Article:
In the first A section the subject addressed is the Savoy Ballroom. Each of the three lines begins with “Savoy,” and ends with a complimentary description such as “the home of sweet romance.”

The second A section changes the subject, beginning each line with “Your.” Again the lines are completed with compliments, as “lips so warm and sweet as wine.”

The bridge switches to first person, “How my heart is singing…,” and the final A section combines all three ending with, “Savoy, let me stomp away with you.” -JW

Musical analysis of “Stompin’ At the Savoy”

Original Key C major
Form A – A – B – A
Tonality Major throughout
Movement “A” uses primarily skips; an upward third is followed by a six-note motif that leaps up a fifth, springs from a lower neighbor tone, then falls back to the decorated sixth scale degree. “B” is a series of downward seconds with interspersed skips upward, followed by a descending tetra chord (four-note scale run).

Comments     (assumed background)

This is a classic “call-and-response” tune with slow harmonic movement over sustained tones with periodic bursts of exuberant, quick-moving, wide-ranging motifs. The “A” section never strays far from “I –V7 – I,” while the “B” section is a basic cycle of fifths starting on the IV chord, decorated with chromatic embellishment. The cycle continues until the fourth key change. Dropping a half step from this point brings the progression back to the V7 and an easy return to the original key. Challenges in learning this tune lie in mastering the quick, leaping motifs, which require a bit of practice. From an improvisational standpoint, the “B” is more difficult because of the upper chromatic neighboring tones, which land on chords less familiar to the novice (in the original key, Gb, B and E).
K. J. McElrath - Musicologist for JazzStandards.com

Check out K. J. McElrath’s book of Jazz Standards Guide Tone Lines at his web site (www.bardicle.com).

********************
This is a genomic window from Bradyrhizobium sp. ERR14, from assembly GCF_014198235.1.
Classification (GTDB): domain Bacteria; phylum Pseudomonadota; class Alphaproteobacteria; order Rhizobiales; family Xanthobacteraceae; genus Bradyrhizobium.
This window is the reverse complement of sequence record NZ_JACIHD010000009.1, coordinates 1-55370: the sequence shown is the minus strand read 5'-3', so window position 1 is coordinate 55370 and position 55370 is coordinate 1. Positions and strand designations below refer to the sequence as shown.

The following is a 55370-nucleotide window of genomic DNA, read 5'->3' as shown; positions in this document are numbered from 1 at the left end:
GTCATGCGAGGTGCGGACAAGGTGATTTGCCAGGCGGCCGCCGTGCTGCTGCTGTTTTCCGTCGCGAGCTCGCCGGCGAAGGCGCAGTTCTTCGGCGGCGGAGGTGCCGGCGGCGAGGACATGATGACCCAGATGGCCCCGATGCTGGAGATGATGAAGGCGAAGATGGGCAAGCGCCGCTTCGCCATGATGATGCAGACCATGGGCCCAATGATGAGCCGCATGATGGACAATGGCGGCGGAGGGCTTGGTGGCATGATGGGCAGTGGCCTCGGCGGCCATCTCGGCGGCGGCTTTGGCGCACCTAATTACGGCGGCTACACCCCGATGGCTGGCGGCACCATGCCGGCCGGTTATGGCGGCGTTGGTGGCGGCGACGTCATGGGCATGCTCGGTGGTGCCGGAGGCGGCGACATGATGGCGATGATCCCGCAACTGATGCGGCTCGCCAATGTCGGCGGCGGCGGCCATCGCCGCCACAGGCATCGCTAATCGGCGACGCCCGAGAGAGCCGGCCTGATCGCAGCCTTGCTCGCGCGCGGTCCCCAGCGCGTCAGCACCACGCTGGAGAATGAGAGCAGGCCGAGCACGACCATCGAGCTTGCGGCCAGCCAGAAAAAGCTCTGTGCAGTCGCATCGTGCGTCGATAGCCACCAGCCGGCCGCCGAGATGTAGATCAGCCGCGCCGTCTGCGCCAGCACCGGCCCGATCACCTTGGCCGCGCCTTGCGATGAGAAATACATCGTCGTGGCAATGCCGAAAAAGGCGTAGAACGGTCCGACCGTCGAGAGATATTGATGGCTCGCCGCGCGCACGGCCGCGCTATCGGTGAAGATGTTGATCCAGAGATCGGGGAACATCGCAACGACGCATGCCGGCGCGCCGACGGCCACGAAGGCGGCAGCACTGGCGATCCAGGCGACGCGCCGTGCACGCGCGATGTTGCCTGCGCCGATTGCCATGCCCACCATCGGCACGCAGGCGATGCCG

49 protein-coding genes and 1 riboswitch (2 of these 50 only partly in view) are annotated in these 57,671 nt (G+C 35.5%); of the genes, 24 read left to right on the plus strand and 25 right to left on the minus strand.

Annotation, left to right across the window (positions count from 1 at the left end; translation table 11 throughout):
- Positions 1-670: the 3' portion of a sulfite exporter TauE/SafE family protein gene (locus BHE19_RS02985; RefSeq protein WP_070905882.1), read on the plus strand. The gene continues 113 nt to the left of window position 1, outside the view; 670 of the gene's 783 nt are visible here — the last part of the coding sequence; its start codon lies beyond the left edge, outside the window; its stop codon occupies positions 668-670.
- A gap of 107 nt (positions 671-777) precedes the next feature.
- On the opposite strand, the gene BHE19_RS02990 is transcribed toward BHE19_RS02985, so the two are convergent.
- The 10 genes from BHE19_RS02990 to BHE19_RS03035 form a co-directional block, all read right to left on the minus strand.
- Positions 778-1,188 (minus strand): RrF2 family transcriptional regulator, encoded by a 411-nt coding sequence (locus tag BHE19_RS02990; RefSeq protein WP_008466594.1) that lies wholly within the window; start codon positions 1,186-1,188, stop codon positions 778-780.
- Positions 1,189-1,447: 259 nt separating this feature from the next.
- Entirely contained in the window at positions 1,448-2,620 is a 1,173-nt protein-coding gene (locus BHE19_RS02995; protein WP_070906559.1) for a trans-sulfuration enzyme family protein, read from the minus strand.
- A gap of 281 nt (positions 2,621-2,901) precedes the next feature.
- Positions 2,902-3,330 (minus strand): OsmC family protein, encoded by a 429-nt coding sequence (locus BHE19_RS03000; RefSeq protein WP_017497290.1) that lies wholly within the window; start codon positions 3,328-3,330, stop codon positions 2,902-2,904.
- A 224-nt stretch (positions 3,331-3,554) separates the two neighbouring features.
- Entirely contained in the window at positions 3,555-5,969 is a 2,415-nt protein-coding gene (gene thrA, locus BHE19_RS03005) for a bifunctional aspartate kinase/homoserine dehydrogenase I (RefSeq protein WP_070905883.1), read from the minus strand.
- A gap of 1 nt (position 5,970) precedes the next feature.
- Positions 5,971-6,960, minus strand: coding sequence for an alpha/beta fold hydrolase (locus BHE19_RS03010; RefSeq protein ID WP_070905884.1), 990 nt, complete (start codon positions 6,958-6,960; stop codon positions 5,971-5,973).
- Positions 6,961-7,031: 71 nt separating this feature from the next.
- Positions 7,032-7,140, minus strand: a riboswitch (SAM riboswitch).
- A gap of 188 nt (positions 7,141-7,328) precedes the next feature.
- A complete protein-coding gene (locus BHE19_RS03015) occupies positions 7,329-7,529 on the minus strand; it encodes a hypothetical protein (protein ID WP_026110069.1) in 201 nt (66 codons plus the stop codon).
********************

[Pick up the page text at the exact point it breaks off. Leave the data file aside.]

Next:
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Soundtrack information
“Stompin' At the Savoy” was included in these films:
  • The Benny Goodman Story (1955, Benny Goodman and His Orchestra) biopic
  • Save the Tiger (1973)
  • In the Mood aka The Woo Woo Kid (1987)
  • When Harry Met Sally (1989, Harry Connick, Jr. Trio)
  • The Grass Harp (1995, Benny Goodman)
And on stage:
  • Bubbling Brown Sugar (1976, instrumental) Broadway musical
  • Blues in the Night (1987, Debbie Bishop) London revue
  • Black and Blue (1989, Jimmy Slyde) Broadway musical
  • Swing! (1999, Ann Hampton Calloway) Broadway musical
And on television:
  • I Love Lucy (1953) Season 3, Episode 77 "Lucy Has Her Eyes Examined"
Reading and Research
Additional information for "Stompin' At the Savoy" may be found in:

Thomas S. Hischak
The Tin Pan Alley Song Encyclopedia
Greenwood Press
Hardcover: 552 pages

(1 paragraph including the following types of information: film productions, history and performers.)

Robert Gottlieb, Robert Kimball
Reading Lyrics
Hardcover: 736 pages

(Includes the following types of information: song lyrics.)
Also on This Page...

Music & Lyrics Analysis
Musician's Comments
Reading & Research

Jazz History Notes
Getting Started
CD Recommendations
Listen and Compare
By the Same Writers...

Jazz History Notes

In some respects this number could be considered the anthem of the swing era, recorded by big and small groups. Although the Chick Webb Orchestra’s 1934 recording is the first, it is Art Tatum’s small band recording from 1941 that has a special quality.

Tatum rarely recorded with bands, quite possibly because his playing was so full that he was better off on his own or with just a rhythm section. But he was a marvelous band pianist, as he demonstrates on “Stompin’ at the Savoy.” Also featured on Tatum’s record are the pitifully under-recorded trumpeter Joe Thomas and the superb New Orleans clarinetist Edmond Hall (whom Benny Goodman regarded as his favorite jazz clarinetist).

Chris Tyle - Jazz Musician and Historian

Art Tatum
Art Tatum, 1940-1944
Classics 800

Getting Started
This section suggests definitive or otherwise significant recordings that will help jazz students get acquainted with “Stompin' At the Savoy.” These recordings have been selected from the Jazz History and CD Recommendations sections.